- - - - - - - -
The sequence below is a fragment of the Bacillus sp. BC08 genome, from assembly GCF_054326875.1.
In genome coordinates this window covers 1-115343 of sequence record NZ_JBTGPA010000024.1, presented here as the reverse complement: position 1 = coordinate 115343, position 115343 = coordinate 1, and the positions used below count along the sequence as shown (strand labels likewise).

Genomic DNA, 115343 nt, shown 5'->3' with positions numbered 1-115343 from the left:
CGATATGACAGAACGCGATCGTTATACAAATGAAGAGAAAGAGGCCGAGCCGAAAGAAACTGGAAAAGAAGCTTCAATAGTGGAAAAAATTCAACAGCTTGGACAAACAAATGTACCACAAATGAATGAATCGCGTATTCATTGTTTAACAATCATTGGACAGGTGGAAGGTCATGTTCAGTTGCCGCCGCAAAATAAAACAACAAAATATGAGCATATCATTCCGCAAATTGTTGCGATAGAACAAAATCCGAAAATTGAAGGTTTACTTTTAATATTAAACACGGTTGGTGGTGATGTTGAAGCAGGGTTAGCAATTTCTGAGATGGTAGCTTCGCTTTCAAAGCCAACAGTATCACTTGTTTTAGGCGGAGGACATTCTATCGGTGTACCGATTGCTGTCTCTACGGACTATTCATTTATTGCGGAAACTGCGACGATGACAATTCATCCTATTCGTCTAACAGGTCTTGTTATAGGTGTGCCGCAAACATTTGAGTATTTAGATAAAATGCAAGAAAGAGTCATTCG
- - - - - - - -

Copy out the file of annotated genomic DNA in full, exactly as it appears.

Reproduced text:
The sequence below is a fragment of the Bacillus sp. BC08 genome, from assembly GCF_054326875.1.
In genome coordinates this window covers 1-115343 of sequence record NZ_JBTGPA010000024.1, presented here as the reverse complement: position 1 = coordinate 115343, position 115343 = coordinate 1, and the positions used below count along the sequence as shown (strand labels likewise).

Genomic DNA, 115343 nt, shown 5'->3' with positions numbered 1-115343 from the left:
CGATATGACAGAACGCGATCGTTATACAAATGAAGAGAAAGAGGCCGAGCCGAAAGAAACTGGAAAAGAAGCTTCAATAGTGGAAAAAATTCAACAGCTTGGACAAACAAATGTACCACAAATGAATGAATCGCGTATTCATTGTTTAACAATCATTGGACAGGTGGAAGGTCATGTTCAGTTGCCGCCGCAAAATAAAACAACAAAATATGAGCATATCATTCCGCAAATTGTTGCGATAGAACAAAATCCGAAAATTGAAGGTTTACTTTTAATATTAAACACGGTTGGTGGTGATGTTGAAGCAGGGTTAGCAATTTCTGAGATGGTAGCTTCGCTTTCAAAGCCAACAGTATCACTTGTTTTAGGCGGAGGACATTCTATCGGTGTACCGATTGCTGTCTCTACGGACTATTCATTTATTGCGGAAACTGCGACGATGACAATTCATCCTATTCGTCTAACAGGTCTTGTTATAGGTGTGCCGCAAACATTTGAGTATTTAGATAAAATGCAAGAAAGAGTCATTCG